During the country’s 2017 presidential election, the activist’s protracted embassy stay became a campaign issue. Conservative banker Guillermo Lasso said he’d evict him within 30 days if elected. Lenin Moreno, Correa’s hand-picked successor, said he’d let him stay — and narrowly won.
Following the vote, Assange took to Twitter to take a jab at Lasso.
“I cordially invite Lasso to leave Ecuador within 30 days (with or without his tax haven millions),” he wrote, alluding to allegations the banker had money abroad.
The remarks rattled Moreno, who warned Assange to stay out of the country’s politics.
Within months of taking office, Moreno’s government scolded Assange again for meddling in international affairs by voicing his support for Catalan secessionists from the Ecuadorian Embassy. Relations grew so prickly that a year later, Ecuador imposed a stricter set of rules outlining what he could and couldn’t do inside the embassy.
Under the new protocol, Assange would have to pay for his internet and clean up after his cat, an evident source of tension between both sides. The rules said that if the feline wasn’t properly fed and cleaned up after, it would be sent to the pound.
Assange tried challenging the restrictions in court, to no avail.
Correa said Thursday he thinks the final straw for Moreno was WikiLeaks’ decision to spread information about a purported offshore account controlled by the president’s brother. Personal photographs of Moreno lying in bed, as well as images of close family members dancing, were also leaked, incensing him.
Correa, who has had a very public falling out with Moreno, accused him of acting “cowardly.”
“This will never be forgotten by all of humanity,” Correa wrote on Twitter.
Interior Minister María Paula Romo said Assange’s behavior had become intolerable, and accused him even of spreading fecal matter on embassy walls. In a video shared on Twitter, Moreno described Assange as “discourteous and aggressive.”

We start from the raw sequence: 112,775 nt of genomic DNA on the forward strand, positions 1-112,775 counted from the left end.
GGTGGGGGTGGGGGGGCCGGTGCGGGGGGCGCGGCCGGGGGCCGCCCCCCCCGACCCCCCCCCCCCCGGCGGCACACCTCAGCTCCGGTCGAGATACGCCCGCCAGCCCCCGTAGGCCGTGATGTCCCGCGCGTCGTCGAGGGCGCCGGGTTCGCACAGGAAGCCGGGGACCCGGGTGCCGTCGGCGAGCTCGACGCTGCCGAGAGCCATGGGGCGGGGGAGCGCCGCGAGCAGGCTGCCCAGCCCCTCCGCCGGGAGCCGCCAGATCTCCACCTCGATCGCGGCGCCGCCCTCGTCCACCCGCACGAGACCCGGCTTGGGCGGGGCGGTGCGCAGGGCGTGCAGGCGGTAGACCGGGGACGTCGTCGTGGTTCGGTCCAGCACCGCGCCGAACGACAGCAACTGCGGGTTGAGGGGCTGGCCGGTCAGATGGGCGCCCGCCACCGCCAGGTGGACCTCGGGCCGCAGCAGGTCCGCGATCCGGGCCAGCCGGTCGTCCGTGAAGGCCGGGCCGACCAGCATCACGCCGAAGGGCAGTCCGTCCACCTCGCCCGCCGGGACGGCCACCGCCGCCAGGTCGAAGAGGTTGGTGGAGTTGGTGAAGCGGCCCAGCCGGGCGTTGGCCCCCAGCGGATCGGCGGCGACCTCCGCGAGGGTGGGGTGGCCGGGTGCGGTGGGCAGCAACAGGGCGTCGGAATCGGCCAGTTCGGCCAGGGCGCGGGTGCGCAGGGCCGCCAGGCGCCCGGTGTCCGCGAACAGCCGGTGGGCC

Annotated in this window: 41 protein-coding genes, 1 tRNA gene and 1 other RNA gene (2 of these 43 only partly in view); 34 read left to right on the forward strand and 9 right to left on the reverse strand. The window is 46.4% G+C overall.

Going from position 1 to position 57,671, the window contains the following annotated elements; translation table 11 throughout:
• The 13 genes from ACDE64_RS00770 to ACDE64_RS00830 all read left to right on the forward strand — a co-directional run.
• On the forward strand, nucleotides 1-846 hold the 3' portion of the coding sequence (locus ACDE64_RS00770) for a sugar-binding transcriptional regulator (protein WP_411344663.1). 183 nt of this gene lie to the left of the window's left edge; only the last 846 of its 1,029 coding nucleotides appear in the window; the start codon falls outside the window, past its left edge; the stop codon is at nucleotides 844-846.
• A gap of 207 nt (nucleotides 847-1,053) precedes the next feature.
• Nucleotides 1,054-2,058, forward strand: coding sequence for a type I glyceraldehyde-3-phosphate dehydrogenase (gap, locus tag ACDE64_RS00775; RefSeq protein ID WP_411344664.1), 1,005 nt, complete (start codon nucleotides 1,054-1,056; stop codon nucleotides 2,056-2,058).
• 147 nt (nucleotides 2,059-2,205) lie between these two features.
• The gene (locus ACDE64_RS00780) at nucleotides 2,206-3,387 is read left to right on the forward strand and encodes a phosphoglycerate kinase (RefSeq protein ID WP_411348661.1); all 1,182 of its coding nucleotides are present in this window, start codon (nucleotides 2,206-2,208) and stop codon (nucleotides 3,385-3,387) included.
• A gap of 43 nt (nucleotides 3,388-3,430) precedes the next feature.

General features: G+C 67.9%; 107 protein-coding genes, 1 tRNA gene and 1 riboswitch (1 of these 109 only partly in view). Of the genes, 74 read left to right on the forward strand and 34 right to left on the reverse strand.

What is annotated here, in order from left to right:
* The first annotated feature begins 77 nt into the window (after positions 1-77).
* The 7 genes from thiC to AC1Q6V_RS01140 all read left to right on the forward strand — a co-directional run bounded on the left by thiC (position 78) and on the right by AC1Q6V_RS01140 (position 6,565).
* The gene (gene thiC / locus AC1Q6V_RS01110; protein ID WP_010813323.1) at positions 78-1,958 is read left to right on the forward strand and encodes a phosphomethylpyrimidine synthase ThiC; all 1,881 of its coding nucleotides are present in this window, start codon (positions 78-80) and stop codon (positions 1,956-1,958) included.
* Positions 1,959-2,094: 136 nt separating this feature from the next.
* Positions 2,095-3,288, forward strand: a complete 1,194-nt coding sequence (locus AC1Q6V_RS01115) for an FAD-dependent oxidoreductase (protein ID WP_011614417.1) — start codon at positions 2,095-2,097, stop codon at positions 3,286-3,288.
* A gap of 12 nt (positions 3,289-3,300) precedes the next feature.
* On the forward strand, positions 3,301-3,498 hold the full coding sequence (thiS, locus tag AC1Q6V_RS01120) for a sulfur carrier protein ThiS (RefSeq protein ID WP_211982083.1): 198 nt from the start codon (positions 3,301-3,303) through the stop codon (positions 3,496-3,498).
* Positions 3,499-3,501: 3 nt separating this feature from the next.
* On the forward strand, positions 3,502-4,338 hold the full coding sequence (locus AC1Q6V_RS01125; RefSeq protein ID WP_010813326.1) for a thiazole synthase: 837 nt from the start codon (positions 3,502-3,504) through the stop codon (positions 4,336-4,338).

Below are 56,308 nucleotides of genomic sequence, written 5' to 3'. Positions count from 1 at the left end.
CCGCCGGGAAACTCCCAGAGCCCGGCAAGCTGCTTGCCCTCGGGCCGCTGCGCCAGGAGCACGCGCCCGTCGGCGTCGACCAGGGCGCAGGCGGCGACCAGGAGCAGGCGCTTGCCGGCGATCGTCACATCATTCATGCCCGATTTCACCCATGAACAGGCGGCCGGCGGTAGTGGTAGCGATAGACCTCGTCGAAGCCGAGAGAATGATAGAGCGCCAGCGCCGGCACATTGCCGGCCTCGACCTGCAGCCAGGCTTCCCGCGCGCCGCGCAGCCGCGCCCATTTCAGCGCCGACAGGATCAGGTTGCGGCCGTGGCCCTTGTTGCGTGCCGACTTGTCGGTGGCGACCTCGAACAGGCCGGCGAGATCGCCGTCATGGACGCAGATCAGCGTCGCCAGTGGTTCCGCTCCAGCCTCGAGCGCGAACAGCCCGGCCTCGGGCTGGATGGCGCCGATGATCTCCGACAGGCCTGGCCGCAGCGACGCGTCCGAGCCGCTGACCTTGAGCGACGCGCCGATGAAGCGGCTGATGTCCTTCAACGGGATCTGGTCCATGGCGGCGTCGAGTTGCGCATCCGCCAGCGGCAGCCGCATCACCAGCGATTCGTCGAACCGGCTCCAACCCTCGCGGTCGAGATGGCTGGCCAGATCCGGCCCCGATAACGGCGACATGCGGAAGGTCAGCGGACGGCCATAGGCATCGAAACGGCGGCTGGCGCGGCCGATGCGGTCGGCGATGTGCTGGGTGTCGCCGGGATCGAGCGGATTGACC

“The patience of Ecuador has reached its limit,” he said.
Moreno was also likely under increasingly U.S. pressure to surrender Assange, though he said Thursday that he had only made his decision after Great Britain guaranteed he would not be extradited “to a country where he could face torture or the death penalty.”
Shortly after Moreno’s election, President Donald Trump’s former campaign chairman Paul Manafort, traveled to Quito in the company of Chinese investors. Moreno’s aides said that Assange’s name never came up and the visit, which was first revealed in U.S. court documents.
But some have speculated it was the start of backchannel coordination between U.S., Ecuadorian and U.K. officials, and it was followed months later with a rare visit to Quito by Vice President Mike Pence, who has since become one of Moreno’s biggest boosters.
Pence said that he discussed Assange with Moreno during his visit but provided no details.
On the streets of Ecuador’s capital, some rejoiced that they’d no longer be seeing Assange’s face pop up so frequently in the nation’s headlines.
“It’s good they’ve thrown him out,” said Manuel Benavides, a designer. “He’s ungrateful and arrogant. You can’t bite the hand that has fed you all these years.”
Armario reported from Bogota, Colombia.